Brows 2000 and 2015
If the eyes are the window to the soul, certainly brows must be the curtain. Or maybe I'm just rationalizing what is surely a sign of insanity.
My brow fixation began as a little kid, but intensified as I grew older. At age 11, I coveted Cameron Diaz's brows from The Mask, pining to make mine as lithe and lean as hers. But because I was, you know, literally a child, my mom forbade me to tweeze.
"Leave your eyebrows alone. They're fine!"
I struggled to find a loophole in her Draconian laws. A ha! Tape! She never said I couldn't use such methods to remove unwanted hairs! So I grabbed some Scotch tape, pressed it to my "must fix" areas on my brows, and yanked away. It didn't hurt. Actually, I found the removed hairs fascinating, in a geeky way.
Yes, I did that until I graduated elementary school.
Finally in junior high (in the fall of 2001), I was permitted to tweeze (but not yet to wear makeup). I stood, victorious, against the seashell wallpaper in my bathroom, tweezers poised high.
I took a deep breath, grabbed a hair, and pulled. It was agony!
Briefly, my body writhed in the kind of pain I can only liken to being burned alive while getting repeatedly kicked in the shins. I recoiled, my small body slamming back against that stupid seashell wallpaper. I tried to catch my breath. Then it occurred to me that I had 20 more hairs to pull. Maybe—maybe this second time—it wouldn't hurt.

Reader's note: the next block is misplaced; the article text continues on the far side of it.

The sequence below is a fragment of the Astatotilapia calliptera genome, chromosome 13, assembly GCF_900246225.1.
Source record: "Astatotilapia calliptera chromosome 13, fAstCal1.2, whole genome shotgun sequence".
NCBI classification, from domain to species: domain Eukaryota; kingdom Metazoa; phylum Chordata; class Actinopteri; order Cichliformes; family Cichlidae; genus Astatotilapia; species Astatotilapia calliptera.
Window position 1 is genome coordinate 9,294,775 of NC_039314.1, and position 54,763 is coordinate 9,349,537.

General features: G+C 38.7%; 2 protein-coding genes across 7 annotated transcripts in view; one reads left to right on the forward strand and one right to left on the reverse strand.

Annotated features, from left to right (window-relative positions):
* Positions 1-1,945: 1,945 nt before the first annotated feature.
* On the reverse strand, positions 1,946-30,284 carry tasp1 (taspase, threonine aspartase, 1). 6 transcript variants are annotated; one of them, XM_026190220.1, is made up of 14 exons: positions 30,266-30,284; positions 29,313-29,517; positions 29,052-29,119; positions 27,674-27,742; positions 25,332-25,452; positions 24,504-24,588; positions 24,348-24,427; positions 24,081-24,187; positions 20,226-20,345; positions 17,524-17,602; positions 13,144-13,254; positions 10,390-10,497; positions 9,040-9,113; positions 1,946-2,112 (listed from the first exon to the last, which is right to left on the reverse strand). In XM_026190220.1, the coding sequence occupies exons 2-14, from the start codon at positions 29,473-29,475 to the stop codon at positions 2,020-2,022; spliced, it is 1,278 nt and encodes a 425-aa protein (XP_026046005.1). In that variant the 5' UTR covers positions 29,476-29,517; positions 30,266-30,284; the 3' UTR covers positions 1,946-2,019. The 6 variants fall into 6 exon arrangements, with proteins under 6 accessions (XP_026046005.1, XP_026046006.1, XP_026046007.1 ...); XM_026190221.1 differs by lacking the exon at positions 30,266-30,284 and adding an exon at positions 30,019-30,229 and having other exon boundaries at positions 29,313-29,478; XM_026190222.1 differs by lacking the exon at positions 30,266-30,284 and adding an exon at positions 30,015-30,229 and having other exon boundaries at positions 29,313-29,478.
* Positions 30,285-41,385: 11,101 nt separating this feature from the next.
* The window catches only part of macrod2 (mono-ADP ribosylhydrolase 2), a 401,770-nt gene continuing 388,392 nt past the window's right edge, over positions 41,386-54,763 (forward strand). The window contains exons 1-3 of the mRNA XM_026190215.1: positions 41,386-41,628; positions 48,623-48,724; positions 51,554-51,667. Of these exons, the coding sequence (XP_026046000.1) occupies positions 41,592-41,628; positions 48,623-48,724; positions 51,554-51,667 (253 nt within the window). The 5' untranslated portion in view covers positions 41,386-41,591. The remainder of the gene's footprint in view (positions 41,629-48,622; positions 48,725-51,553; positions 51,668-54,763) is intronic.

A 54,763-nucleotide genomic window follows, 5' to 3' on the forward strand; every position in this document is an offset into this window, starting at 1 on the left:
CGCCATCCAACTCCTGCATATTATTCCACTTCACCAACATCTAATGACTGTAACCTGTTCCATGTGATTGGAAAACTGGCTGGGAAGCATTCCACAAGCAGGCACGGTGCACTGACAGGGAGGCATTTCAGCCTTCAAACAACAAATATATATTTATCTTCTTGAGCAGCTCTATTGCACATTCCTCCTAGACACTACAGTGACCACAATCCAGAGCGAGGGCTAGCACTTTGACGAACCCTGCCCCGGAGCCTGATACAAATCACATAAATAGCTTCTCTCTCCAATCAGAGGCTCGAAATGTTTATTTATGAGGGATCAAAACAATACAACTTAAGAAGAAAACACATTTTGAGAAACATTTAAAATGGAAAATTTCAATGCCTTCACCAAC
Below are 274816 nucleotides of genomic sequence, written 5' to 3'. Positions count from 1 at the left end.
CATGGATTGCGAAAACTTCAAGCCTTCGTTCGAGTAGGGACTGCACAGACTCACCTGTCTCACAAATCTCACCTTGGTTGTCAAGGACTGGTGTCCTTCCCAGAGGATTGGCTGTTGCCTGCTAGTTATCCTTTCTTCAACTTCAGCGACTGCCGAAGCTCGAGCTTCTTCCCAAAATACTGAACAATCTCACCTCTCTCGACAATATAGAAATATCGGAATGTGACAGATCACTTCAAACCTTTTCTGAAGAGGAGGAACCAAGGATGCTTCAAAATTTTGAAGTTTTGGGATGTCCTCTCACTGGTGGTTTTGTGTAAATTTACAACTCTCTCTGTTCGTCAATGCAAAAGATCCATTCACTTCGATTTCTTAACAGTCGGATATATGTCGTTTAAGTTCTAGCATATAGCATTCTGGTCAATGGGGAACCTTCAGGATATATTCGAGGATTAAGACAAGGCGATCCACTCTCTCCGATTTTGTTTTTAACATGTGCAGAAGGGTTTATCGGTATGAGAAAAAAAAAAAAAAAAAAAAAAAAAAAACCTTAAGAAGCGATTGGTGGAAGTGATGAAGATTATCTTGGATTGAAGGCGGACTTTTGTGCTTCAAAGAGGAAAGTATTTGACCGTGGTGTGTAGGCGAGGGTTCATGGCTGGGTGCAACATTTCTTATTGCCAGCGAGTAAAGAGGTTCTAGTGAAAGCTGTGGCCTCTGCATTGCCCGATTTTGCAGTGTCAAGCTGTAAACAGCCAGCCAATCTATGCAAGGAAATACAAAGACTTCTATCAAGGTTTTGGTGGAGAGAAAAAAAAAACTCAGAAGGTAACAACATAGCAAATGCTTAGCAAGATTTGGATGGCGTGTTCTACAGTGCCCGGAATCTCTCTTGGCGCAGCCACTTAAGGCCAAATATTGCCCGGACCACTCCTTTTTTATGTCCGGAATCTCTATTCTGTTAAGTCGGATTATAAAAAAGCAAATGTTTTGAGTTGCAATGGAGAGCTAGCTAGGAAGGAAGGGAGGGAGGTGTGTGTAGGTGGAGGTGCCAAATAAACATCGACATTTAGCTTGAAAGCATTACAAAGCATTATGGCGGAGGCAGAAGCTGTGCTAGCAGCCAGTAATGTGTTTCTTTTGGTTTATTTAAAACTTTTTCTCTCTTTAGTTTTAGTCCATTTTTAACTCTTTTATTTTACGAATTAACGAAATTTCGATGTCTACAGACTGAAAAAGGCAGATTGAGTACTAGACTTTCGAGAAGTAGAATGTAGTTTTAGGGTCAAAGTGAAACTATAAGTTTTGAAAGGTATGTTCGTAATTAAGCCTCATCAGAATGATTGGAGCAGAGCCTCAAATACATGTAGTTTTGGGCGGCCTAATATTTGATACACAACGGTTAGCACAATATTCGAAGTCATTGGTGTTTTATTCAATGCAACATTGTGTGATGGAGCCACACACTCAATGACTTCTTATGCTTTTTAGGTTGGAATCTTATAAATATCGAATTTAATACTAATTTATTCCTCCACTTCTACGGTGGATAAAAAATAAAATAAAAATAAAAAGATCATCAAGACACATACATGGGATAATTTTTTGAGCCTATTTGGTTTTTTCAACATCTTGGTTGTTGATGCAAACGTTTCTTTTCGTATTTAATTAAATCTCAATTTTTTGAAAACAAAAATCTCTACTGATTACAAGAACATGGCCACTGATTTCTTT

My eyes swelled with tears, then flowed down my face before the next hair had even left its home in my brow follicle.
I stared back at my tweeny reflection in the mirror. Like a Spartan warrior, I understood: I had to keep fighting. I must endure the pain and conquer my brows. Though I was blind with tears and grasping on the counter to avoid falling, I knew I'd find the strength to prevail. With a silent anguished cry, I continued.
Perhaps I blacked out from that pain after that; I honestly don't recall how the rest of the evening went down. The next day, however, I stroked the bald skin beneath my arch. I basked in the light of my first-period Social Studies class while the morning announcements droned on, innocent to my broaching womanhood. It was worth it. When Christina Aguilera dropped her album Stripped in the fall of 2002, my impressionable eighth grade self abandoned my former brow idol Cameron and lusted after Xtina's pair—but still, pencil thin was in.